Do I Need A Pulse-Oximeter?

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Finger Pulse Oximeter

With the relentless and vicious COVID-19 still breathing down our necks, much has been made not only about our respiration, but also about blood-oxygen saturation, or O2-sat. These levels are measured by frontline healthcare workers in critical care settings and emergency rooms who employ a device called a pulse oximeter. Their use has piqued the interest of many people curious about their own O2-sat levels.

With the rise and growing popularity of consumer digital devices, available now are over-the-counter pulse oximeters, which quickly, easily and painlessly monitor the oxygen saturation in your blood. These non-invasive devices clip most commonly onto a finger (though an ear lobe or toe can also be used) and can rapidly assess even small changes in how efficiently oxygen is being carried to your extremities furthest from the heart, including the legs and arms.

How pulse oximeters work

According to Healthline.com, “Small beams of [red and infrared] light pass through the blood in the finger, measuring the amount of oxygen. It does this by measuring changes of light absorption in oxygenated or deoxygenated blood. This is a painless process. … The pulse oximeter will thus be able to tell you your oxygen saturation levels along with your heart rate.”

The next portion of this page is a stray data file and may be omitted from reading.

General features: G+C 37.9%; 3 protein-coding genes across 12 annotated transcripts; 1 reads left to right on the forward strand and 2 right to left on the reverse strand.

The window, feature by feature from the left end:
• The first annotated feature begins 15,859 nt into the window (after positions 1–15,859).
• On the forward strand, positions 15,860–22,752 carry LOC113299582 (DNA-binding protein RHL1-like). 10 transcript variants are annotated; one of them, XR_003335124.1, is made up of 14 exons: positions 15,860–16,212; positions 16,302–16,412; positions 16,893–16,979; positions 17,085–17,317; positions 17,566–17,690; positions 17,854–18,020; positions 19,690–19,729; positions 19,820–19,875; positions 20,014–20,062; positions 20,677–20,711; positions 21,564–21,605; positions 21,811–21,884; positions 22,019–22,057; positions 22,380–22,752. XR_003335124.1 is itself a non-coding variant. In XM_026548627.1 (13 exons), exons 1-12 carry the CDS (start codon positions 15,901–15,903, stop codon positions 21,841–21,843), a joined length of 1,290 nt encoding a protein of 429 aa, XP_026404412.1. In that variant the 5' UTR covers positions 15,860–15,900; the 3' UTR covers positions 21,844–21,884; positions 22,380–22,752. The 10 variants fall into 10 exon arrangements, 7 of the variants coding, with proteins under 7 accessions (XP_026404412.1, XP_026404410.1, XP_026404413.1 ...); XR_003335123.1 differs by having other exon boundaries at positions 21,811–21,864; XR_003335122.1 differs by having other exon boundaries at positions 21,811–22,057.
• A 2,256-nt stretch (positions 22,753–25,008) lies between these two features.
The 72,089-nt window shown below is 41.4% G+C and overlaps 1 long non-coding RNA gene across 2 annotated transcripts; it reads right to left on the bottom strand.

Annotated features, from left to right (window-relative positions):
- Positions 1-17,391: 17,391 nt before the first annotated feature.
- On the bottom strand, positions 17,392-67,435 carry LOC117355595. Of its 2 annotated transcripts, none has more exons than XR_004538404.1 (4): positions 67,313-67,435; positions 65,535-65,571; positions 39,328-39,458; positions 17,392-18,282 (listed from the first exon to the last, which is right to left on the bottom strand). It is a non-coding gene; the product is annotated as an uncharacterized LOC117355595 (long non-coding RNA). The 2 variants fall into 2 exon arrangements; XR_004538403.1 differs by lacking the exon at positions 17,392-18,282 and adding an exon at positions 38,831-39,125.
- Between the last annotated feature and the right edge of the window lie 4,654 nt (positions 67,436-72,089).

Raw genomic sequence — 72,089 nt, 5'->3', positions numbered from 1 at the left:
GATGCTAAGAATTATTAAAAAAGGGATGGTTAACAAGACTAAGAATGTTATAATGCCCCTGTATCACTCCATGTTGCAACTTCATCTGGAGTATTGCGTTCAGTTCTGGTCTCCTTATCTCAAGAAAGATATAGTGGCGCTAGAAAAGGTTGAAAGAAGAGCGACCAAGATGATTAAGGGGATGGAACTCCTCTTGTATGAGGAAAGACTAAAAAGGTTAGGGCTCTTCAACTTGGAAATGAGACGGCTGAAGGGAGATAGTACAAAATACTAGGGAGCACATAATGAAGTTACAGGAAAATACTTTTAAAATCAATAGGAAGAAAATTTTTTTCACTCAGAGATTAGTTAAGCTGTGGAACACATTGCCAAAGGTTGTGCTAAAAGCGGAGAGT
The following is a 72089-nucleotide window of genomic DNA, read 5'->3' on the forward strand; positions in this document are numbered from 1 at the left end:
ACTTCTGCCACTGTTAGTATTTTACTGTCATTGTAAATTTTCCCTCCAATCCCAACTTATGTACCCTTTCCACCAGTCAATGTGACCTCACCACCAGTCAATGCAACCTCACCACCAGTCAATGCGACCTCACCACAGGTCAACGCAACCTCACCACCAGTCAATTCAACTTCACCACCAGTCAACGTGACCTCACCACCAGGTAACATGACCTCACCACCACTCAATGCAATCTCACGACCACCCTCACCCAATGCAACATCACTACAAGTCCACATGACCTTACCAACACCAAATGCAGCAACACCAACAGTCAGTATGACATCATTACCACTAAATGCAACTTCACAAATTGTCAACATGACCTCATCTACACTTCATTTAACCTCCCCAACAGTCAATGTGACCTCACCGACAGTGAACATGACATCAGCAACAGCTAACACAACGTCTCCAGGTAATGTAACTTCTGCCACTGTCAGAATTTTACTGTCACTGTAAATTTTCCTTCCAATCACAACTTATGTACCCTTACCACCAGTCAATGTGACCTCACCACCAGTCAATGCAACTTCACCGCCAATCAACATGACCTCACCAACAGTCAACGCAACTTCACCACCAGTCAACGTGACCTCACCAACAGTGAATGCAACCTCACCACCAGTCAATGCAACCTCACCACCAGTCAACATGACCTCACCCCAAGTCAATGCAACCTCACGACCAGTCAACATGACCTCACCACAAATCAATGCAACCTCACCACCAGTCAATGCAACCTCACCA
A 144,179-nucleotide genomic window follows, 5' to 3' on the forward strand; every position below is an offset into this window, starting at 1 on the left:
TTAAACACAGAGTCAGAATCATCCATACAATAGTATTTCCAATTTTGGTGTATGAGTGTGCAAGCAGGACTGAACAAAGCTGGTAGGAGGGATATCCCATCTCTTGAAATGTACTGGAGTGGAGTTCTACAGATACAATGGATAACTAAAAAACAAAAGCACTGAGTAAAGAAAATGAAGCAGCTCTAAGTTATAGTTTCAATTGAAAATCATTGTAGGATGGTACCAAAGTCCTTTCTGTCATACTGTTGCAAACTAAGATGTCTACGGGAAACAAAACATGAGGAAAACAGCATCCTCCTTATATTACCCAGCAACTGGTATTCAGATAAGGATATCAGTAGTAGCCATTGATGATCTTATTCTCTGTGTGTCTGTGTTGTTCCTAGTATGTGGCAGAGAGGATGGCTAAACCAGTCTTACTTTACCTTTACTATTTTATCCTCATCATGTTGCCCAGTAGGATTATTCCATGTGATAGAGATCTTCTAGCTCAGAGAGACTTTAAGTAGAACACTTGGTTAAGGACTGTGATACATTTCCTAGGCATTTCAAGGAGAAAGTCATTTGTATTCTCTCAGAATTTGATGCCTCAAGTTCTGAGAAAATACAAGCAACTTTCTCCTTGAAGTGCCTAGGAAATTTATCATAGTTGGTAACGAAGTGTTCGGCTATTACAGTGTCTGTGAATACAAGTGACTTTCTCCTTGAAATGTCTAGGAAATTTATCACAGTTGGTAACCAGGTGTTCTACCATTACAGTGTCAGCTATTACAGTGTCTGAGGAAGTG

But do you really need a pulse oximeter?

Though the devices professional healthcare workers use are more accurate (and expensive), a home device can provide some peace of mind as we navigate the pandemic, affording the user one more tool for assessing health. 

There are many excellent and affordable choices that both measure oxygen saturation levels in the blood and heart rate. I easily purchased a Zacurate Pro Series 500DL Fingertip Pulse Oximeter Blood Oxygen Saturation Monitor from Amazon. It has enabled me to find a baseline level of not only O2 saturation, but also my resting heart rate. I have used it to measure active heart rate and how quickly I can bring it down using diaphragmatic breathing (the 6-Second Breath) and for meditation. As one more health monitor in your toolbox, it can also help simply reduce fear and anxiety in these pandemic times.

For more on the 6-Second Breath, check out our book, “Perfect Breathing.”

Diaphragmatic breathing combats stress
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